It’s been almost 30 years since Universal Orlando Resort’s grand opening and a lot has changed over the years. Two new parks were added, the Wizarding World of Harry Potter opened, and many rides came and went. Keep reading to reminisce on some of the most iconic attractions that have been retired from the parks.
Twister…Ride it Out
Twister…Ride It Out gave guests the opportunity to step inside the 1996 film. Riders experienced all the action as storm chasers on the hunt for the next big tornado in a theater modeled after Wakita, Oklahoma. The special effects masterpiece blasted guests with realistic storm conditions like high-powered winds and destructive strikes of lighting. To make a lifelike tornado experience, the theater used 54 speakers that produced enough wattage to power FIVE homes! The sound system ran at around 110 decibels, which is as loud as a rock concert.
The attraction officially closed in 2015 to make way for the Race Through New York starring Jimmy Fallon ride. Longtime fans of the Twister experience took their final ride dressed as Helen Hunt or Bill Paxton. who starred in the original film and hosted the attraction.
Kongfrontation was one of three main attractions guests could enjoy on the opening day of Universal Studios Florida in 1990. Riders boarded a tram in a New York City subway station. However, the ride quickly rerouted to Roosevelt Island when Kong went on a rampage through Manhattan. During his attacks, the monster caught riders and held the tram over the city. Kong dropped the tram car when police helicopters started firing at him.
Kongfrontation closed in 2002 and was eventually replaced by The Revenge of the Mummy. Some Easter eggs of the original attraction are hidden in the Mummy, including:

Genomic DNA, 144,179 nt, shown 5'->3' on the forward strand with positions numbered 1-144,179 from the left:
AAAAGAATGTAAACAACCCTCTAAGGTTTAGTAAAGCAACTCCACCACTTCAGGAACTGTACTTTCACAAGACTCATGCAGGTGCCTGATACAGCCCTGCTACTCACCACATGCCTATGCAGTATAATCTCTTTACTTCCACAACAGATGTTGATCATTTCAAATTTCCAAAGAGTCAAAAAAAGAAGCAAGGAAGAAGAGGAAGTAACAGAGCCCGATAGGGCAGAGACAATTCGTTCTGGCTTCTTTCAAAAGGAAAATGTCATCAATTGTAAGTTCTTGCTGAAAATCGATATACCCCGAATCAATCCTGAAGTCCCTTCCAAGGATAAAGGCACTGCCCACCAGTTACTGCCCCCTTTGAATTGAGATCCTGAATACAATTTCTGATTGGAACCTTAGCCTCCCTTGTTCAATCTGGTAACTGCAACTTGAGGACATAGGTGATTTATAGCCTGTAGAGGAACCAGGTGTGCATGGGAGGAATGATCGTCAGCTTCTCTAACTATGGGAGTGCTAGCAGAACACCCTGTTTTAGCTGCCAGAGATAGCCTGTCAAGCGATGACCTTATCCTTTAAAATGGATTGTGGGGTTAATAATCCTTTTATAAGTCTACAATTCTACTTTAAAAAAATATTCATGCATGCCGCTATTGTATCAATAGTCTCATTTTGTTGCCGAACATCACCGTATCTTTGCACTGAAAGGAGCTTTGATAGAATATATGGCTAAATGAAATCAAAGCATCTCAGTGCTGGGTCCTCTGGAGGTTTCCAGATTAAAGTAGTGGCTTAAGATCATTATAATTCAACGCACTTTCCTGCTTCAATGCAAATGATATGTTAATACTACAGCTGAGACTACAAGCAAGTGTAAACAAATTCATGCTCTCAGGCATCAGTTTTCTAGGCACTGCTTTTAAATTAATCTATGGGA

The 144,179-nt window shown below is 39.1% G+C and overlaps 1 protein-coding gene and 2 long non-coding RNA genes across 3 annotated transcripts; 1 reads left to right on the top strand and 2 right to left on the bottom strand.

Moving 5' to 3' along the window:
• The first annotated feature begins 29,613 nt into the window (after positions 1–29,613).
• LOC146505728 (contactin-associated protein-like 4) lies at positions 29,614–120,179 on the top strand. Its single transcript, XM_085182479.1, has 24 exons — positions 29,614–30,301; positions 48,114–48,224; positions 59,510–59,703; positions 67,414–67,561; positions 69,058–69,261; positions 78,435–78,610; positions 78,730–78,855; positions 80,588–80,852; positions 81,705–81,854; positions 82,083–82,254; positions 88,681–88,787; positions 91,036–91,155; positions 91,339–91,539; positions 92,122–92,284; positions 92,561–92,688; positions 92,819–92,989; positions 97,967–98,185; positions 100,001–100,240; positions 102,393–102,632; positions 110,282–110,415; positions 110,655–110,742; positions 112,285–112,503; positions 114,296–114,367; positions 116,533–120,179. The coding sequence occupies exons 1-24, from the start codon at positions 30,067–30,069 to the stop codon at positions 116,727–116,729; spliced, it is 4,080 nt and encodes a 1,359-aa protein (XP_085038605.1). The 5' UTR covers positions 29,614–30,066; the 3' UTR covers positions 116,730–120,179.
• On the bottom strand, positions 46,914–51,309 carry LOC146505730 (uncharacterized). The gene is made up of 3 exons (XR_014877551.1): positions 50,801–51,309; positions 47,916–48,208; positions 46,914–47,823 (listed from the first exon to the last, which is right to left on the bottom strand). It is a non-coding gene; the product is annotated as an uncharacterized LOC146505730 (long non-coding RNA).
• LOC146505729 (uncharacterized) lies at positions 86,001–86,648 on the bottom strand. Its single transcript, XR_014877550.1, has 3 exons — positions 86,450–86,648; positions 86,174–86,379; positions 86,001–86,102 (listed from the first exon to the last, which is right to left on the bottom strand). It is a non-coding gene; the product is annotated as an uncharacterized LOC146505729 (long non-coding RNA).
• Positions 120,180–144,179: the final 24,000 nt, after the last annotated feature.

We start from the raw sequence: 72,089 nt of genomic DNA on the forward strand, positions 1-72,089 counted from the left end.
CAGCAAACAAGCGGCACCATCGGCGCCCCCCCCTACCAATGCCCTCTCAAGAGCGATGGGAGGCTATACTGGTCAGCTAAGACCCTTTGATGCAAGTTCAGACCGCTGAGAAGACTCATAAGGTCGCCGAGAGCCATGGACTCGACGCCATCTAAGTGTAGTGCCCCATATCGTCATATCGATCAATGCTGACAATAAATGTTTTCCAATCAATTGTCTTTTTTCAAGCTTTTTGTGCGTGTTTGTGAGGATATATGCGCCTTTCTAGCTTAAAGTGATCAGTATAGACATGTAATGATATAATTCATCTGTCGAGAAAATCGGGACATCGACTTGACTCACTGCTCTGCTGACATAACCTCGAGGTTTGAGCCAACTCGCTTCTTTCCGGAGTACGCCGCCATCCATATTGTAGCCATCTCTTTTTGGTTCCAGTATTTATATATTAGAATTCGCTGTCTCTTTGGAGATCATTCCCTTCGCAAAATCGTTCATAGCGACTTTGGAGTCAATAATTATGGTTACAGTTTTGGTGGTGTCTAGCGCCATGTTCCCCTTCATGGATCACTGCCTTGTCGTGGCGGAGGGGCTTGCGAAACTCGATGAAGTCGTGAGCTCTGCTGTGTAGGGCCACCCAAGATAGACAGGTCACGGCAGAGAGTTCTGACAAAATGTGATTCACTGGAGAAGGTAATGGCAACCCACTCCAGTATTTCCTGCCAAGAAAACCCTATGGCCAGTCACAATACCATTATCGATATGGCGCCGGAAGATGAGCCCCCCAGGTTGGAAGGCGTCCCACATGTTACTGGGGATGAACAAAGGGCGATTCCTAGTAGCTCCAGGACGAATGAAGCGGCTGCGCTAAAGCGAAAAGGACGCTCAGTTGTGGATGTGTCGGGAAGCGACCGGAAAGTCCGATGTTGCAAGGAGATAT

- Bananas painted on the wall
- A 3-foot tall kong statue in the treasure room
- A tourist dummy wearing a hat that says “Kong Rules.”
King Kong made his way back to the park when Skull Island: Reign of Kong opened in 2016.
The infamous Steven Spielberg film and the Universal Hollywood Studios Tour inspired Universal Orlando’s Jaws ride. It was also one of the primary opening day attractions at Universal Studios Florida in 1990. People typically remember Jaws as an iconic park fixture. However, the ride had constant issues when it originally opened. The elaborate special effects and features, which were innovative for their time, caused breakdowns daily for the first few months of operation.
After 22 years of operation, the nostalgic movie ride closed in 2012. In order to make room for the expansion of the Wizarding World of Harry Potter, the entire Amity-themed area closed. Although Jaws is no longer there, you can still find several nods to the attraction throughout Diagon Alley.
Jimmy Neutron’s Nicktoon Blast
Jimmy Neutron’s Nicktoon Blast opened in Production Central at Universal Studios Florida in 2003. The simulator ride replaced The Funtastic World of Hanna-Barbera in the second quickest ride turn around in park history. The actual structure of the ride didn’t change much, so Jimmy Neutron’s Nicktoon Blast opened just five months later.
The attraction featured Jimmy, his best friend Carl, and his dog Goddard. The trio traveled through sound stages of popular Nicktoons like Spongebob Squarepants, The Fairly Oddparents, Hey Arnold!, and Rugrats. Guests boarded their own rocket ships to help Jimmy reclaim his newest rocket creation from his enemy, the evil Ooblar. The ultimate Nickelodeon ride closed in 2001 to make way for Despicable Me Minion Mayhem.
Dragon Challenge, originally called Dueling Dragons, first opened at Universal’s Islands of Adventure in 1999. The thrill ride was actually two coasters in one, with each track offering a different experience. When the Wizarding World of Harry Potter opened in 2010, the Fire and Ice coaster got a whole new theme. Dragon Challenge was based on the Triwizard Tournament from Harry Potter and the Goblet of Fire. Riders could choose their dragon, either the Chinese Fireball or the Hungarian Horntail.